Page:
• Cal had 2 defensive offsides early in the 2nd quarter on back to back plays.  I don’t have trouble admitting that I was livid in the stands.  And sure enough, 3rd and 12 ended up being a 1st down and from there CU drove the rest of the field to get their lone 1st half touchdown.  Small things like that can make a huge difference.
  • Boy have our TE’s been a disappointment this year.  Lot’s of dropped passes and not very good routes run.
  • That 2nd muffed punt return was a hugh momentum saver.
  • That Garbers slide wasn’t even close to a 1st down was it?  I take back what I said in the podcast.  There was no reason for Garbers to push it.  He wasn’t going to get it no matter what.
  • I’m disappointed there was no TV coverage of the hold the killed the 3rd interception return that cost the Bears 40 or so yards.  I sure as heck didn’t see it.
  • Ha!  I didn’t realize Cal’s only 3rd down conversion was a Garbers scramble.  It shows just how ineffective Cal’s offense was.
  • Can someone explain to me why Wilcox was calling timeouts on CU’s last 1st half possession?  Cal wasn’t going to get the ball back with much time left.  It’s not like the Bears had been very aggressive on offense.  Why?
  • On one of Montez’s 3rd down scrambles, Weaver looked like he had the positioning to get to him, but he held up like he had some zone assignment that he didn’t want to risk giving up a pass over the middle.  The next play CU scored their 2nd TD.
  • Cal’s 2nd field goal is yet again the result of an unforced error by CU, in this case a stupid personal foul after the play was over.
  • If I were Stanford, I’d spend a lot of time watching CU’s last touchdown drive.  They seemed to find the key to beating the Cal defense.  Perhaps it wasn’t Cal’s best effort, but CU marched right down the field on that one.
  • Why wasn’t CU given a penalty for “inadvertantly” snapping the ball?  That seems like illegal procedure to me.
  • Hicks made a big mistake on CU’s last touchdown.  He needed to protect the inside, not the sideline, but instead got caught outside of the WR making Montez’s life easy to complete the throw.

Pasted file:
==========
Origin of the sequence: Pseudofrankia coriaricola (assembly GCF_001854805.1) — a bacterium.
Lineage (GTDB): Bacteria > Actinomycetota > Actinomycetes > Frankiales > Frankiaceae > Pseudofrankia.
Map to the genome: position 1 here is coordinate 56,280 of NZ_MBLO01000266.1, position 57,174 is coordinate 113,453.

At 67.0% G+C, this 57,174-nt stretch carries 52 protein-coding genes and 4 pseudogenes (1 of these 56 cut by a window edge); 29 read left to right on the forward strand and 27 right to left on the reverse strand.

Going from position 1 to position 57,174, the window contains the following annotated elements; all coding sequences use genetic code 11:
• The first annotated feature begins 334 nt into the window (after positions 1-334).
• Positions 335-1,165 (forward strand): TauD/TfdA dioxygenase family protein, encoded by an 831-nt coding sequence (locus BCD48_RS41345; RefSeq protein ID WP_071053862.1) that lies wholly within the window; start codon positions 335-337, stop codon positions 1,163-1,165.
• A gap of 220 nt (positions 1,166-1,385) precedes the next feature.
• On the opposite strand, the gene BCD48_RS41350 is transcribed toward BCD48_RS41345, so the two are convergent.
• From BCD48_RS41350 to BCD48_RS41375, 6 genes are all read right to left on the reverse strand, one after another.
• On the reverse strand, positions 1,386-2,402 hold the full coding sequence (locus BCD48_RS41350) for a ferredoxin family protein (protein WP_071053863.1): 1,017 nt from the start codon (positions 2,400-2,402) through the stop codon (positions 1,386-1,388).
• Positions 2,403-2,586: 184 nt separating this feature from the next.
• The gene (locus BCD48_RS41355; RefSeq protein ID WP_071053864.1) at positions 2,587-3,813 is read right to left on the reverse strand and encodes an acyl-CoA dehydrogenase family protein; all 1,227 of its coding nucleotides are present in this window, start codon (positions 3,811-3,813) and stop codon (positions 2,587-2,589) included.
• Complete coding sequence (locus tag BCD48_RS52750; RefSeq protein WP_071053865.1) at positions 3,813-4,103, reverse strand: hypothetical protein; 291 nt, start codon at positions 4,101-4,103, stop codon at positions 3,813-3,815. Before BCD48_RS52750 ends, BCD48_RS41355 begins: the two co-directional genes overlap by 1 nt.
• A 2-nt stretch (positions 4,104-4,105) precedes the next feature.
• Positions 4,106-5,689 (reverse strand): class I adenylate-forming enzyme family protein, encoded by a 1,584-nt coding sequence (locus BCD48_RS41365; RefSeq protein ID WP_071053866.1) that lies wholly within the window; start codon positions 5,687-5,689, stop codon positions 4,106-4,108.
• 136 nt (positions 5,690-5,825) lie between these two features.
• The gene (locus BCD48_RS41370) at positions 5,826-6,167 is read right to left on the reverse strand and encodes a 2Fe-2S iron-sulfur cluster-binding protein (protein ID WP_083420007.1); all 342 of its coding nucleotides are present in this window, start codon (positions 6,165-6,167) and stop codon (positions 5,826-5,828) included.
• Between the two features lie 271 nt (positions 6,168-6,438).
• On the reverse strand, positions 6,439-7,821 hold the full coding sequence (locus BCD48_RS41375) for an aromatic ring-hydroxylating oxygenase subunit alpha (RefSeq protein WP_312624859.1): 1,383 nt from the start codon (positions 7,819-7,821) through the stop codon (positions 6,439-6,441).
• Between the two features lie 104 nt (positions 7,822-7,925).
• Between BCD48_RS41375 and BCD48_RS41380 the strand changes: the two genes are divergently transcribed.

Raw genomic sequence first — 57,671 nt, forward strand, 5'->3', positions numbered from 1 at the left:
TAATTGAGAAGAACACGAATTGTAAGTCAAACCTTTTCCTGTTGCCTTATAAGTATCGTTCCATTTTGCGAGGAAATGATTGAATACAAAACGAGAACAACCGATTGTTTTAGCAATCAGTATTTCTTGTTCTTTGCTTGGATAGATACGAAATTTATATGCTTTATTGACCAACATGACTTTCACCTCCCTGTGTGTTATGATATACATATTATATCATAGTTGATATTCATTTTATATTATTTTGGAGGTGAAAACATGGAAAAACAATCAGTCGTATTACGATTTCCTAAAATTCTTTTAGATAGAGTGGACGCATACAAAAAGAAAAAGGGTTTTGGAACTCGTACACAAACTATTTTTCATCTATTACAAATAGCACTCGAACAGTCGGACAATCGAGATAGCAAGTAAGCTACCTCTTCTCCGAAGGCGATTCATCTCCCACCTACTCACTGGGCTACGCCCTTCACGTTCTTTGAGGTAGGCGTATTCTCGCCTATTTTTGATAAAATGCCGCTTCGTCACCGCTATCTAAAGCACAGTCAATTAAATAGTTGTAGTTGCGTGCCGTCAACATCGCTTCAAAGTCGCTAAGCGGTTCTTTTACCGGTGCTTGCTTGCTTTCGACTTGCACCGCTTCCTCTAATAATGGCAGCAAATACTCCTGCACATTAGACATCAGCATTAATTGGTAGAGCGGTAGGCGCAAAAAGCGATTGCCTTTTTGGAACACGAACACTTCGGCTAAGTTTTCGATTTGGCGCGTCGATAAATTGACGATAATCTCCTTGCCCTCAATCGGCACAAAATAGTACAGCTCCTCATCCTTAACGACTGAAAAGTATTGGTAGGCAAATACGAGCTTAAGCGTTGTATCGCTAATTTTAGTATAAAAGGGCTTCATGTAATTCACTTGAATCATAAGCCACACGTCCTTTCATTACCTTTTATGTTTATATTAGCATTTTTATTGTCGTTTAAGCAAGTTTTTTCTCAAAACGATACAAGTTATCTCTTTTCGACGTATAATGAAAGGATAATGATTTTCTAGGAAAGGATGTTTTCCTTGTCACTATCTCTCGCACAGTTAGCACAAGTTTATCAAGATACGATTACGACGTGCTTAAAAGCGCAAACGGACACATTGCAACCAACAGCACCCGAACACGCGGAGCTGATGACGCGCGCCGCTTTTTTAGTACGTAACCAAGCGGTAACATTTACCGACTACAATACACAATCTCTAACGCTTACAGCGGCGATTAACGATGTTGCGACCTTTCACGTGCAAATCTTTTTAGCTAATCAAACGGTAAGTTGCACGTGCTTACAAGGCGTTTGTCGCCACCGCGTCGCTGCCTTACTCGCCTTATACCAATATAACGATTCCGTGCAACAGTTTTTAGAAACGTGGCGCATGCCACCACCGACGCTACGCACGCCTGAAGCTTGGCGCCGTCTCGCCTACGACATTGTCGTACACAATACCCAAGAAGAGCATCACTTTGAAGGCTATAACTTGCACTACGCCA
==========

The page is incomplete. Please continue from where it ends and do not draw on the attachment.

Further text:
• Wharton was the offensive MVP of the game for sure.  After that 4td down conversion, he got two big pickups by being really physical after the catch.
  • I was so ticked when Cal kept going backwards after 1st and goal.  3rd from the 18?  OUCH!
  • But bailed out by a REALLY stupid personal foul that gave Cal a re-do… a 2nd shot at first and goal from the 7.
  • And then both Garbers and Ways play the fade perfectly for the touchdown.
  • The two point conversion was a pretty good play if it hadn’t been tipped at the line.
  • Jeez, how many false starts were there on 3rd and short?  At least 2.
  • Oh that offensive pass interference was garbage.  Yet another 3rd down conversion lost to penalty.  (In this case not fair)
  • I can’t believe Mo Ways didn’t catch the ball on that 3rd down that would have just about ended the game.  That was a pretty risky call, a deep fade on 3rd and short.
  • Another bogus penalty on Cal on 4th and 17 with a PI call.  There was no way that WR was coming back to the ball and Bynum even got his head around and his hand up.
  • That lateral on the Montez scramble was somthing else, wasn’t it?
  • And Davis as a single high safety… gotta love how he plays.

Final thoughts:  The offensive performance wasn’t quite as bad as I thought.  Just some random stupid mistakes that need to be cleaned up.  I’ll admit the lack of O-Line push was troublesome, but other than that, what was wrong was very fixable.